What kind of penalties come with a DWI conviction in Minnesota? Those charged with a drunk driving crime can face both criminal and administrative penalties. Criminal penalties can include use of an ignition interlock device, required enrollment in a chemical dependency treatment program, fines and potential jail time. 

What are the penalties for drug possession in Minnesota?

If you're accused of possessing drugs in Minnesota, you could face many different penalties. If you're further accused of selling or transporting drugs, you can face far more serious penalties.

Depending on the kind of drug you have in your possession, you can face as little as no time in prison to a lifetime in prison. For example, on a first offense for the possession of 42.5 grams or less of marijuana, you can face up to 5 years in prison and a fine of up to $10,000. If instead you have over 50 grams of cocaine in your possession, you face up to 30 years in prison and up to a million dollars in fines for each count you're found guilty of.

Federal crimes: The facts and figures

In 2014, the federal government released data on the number of people who committed federal crimes and the types of crimes they committed. Interestingly, it's not just individuals committing fraud against the government. Institutions or corporations do as well, with 162 organizations defending themselves that year.

It may not be surprising that the majority of cases involve individuals. Since 1988, the number of people reported for committing federal crimes has grown significantly, too. In 2011, the total number of individuals sentenced for federal crimes was 86,201. Since then, there has been a slight decline with 75,998 federal criminal cases heading to court in 2014.

Michael Floyd claims he got drunk off kombucha tea

One thing you may not think could make you fail a Breathalyzer test is tea. Unless it contains alcohol, it's unlikely that tea would cause you to fail the test. Despite that, it could be possible in the right circumstances, and that's what Michael Floyd is claiming happened in his case. The catch is that the tea did actually contain alcohol, but the amount was so minimal that his intoxication seems unlikely.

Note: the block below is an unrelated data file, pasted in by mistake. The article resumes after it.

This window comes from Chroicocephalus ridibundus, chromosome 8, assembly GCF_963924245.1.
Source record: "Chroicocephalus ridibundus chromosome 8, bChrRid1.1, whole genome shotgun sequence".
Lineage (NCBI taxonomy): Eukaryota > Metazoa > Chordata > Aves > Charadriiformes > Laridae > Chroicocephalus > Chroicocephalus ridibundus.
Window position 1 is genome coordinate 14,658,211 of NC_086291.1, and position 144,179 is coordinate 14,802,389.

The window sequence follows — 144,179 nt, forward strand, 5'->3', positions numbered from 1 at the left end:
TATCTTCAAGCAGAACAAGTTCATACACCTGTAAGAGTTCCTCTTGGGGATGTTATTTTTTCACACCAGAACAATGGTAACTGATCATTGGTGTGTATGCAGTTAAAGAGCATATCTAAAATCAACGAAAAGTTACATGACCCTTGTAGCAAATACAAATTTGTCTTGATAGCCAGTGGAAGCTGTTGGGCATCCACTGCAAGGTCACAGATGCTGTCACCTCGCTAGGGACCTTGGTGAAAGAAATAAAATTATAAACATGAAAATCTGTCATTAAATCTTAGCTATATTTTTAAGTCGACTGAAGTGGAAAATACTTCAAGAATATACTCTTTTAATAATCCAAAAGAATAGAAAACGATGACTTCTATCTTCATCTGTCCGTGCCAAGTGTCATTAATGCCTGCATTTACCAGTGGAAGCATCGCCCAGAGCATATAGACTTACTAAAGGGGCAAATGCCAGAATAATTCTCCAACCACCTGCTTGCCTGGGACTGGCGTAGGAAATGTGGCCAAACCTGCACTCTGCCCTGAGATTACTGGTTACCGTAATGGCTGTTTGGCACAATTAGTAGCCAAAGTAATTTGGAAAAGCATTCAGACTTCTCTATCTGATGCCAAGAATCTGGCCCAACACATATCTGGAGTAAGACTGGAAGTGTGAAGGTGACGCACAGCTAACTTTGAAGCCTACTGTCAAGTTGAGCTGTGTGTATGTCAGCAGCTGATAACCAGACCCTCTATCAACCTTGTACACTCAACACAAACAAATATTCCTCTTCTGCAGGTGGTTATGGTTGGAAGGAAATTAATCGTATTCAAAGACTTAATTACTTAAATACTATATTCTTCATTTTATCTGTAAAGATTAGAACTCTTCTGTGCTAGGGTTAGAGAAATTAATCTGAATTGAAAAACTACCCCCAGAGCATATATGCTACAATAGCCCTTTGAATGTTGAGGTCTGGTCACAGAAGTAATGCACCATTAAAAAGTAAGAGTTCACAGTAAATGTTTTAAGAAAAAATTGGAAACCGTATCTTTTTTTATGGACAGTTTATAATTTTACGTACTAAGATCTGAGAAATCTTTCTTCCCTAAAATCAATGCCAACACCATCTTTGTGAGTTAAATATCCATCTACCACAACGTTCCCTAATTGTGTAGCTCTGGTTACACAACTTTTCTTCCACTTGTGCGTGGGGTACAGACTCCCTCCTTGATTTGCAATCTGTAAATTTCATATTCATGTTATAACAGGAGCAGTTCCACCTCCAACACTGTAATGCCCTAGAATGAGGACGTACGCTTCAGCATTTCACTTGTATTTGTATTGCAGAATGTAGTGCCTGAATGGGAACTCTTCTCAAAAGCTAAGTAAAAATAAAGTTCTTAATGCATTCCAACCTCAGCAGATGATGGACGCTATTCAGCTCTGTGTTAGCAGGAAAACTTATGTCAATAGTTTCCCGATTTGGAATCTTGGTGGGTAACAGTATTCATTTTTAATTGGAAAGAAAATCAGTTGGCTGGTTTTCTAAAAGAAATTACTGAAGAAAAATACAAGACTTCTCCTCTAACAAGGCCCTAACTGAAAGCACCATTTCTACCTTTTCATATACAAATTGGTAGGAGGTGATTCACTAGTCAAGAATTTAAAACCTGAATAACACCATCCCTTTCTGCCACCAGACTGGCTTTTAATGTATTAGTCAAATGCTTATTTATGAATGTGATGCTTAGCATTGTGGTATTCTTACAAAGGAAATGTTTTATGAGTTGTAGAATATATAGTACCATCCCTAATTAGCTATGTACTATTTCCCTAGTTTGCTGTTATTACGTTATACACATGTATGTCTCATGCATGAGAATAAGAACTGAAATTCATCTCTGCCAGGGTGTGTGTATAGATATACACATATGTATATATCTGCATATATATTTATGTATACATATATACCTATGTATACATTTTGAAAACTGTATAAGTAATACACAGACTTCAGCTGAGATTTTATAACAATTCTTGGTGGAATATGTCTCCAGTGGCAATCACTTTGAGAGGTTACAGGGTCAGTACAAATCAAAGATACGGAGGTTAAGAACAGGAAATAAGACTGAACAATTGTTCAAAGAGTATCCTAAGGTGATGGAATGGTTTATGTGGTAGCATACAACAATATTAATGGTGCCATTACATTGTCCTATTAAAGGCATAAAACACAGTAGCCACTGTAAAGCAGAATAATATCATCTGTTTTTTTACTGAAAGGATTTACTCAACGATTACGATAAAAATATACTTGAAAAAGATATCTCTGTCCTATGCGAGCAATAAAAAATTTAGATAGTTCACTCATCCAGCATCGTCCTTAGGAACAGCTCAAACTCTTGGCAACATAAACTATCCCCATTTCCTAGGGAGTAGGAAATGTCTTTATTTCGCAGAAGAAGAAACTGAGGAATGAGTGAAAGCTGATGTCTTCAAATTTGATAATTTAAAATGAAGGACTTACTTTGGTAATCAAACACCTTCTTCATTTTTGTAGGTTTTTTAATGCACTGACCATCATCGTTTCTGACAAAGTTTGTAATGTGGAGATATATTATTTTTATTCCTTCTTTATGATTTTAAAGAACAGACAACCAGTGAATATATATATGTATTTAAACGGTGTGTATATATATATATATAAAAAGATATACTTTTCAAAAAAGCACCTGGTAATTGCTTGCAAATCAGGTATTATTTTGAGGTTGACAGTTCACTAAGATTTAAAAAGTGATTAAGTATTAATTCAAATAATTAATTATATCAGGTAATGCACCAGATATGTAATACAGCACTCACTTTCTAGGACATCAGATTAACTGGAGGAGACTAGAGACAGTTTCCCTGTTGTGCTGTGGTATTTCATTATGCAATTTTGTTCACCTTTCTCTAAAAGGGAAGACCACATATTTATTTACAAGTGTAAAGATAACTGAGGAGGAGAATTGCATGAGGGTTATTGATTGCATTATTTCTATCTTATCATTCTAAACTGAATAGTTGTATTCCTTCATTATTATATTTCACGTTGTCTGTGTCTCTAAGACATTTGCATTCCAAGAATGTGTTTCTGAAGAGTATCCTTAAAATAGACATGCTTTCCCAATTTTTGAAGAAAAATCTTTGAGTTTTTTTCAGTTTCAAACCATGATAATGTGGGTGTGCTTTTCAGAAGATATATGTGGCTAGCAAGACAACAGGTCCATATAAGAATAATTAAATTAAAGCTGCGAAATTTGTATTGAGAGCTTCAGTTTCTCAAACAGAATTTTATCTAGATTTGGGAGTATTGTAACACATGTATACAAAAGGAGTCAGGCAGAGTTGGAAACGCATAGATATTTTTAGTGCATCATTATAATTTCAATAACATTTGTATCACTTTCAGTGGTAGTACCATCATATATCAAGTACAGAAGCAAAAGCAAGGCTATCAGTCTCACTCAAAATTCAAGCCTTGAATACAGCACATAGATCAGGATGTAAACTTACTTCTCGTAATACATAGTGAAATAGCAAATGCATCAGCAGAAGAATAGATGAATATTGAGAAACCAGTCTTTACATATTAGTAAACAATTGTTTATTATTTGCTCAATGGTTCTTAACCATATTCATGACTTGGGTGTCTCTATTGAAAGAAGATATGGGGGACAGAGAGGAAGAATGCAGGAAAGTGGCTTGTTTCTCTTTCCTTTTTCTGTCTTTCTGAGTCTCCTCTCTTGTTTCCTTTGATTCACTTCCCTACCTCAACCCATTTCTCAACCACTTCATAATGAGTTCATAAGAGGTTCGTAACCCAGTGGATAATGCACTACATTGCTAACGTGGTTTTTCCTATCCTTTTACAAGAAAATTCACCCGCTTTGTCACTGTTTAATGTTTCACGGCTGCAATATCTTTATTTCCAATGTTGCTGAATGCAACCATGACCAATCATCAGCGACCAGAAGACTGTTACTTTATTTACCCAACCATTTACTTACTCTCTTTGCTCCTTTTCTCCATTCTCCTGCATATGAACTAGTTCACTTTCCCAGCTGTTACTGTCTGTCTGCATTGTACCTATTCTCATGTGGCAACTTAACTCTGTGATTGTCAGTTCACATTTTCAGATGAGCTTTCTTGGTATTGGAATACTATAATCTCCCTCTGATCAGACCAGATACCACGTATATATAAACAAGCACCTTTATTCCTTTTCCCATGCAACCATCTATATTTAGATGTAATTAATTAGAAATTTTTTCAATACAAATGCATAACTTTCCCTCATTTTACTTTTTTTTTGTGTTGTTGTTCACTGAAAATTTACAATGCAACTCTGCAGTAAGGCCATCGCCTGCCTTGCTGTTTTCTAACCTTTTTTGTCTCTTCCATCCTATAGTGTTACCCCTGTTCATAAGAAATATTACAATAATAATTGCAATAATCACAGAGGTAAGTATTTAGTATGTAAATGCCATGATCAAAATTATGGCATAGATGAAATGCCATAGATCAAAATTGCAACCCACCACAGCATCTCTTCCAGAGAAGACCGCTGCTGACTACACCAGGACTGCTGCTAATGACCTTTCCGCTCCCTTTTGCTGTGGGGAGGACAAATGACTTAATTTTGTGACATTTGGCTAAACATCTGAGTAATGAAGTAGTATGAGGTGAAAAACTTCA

The Minnesota Viking claims that he failed three self-administered Breathalyzer tests as a result of drinking bottles of Kombucha tea. He had been watching movies with Kyle Rudolph, a tight end for the Vikings, prior to the tests. While drinking alcohol is a violation of Floyd's probationary period and he could be sent to prison for prior alcohol-related offenses, the Vikings chief operating officer (COO) defended the man. He claims that Michael Floyd did not know the Kombucha had alcohol in it.

Sometimes, trespassing is legal due to necessity

You were crossing a yard while searching for your pet. The owner of the home came out and told you to get off the land. You refused, because you needed to get your dog back home safely. Now, you are at home and facing an officer who says you've been reported for trespassing.

Did you really trespass in this situation, and should you be held liable?

You can fight drug conviction charges to clear your name

Minnesota does give the option of alternative penalties following a drug conviction. The drug court's aim is to reduce the rate of re-offenses, which means that helping those who are struggling with drug abuse is more important than imprisoning them. Those convicted of low-level drug offenses may be able to seek out drug addiction recovery assistance instead of having to go to jail, for example.

If a person has had a violent criminal background, then that person will be excluded from the alternative options. For instance, if a person was selling drugs and violently attacked someone who was purchasing those drugs, he or she would be excluded from the alternative penalty programs.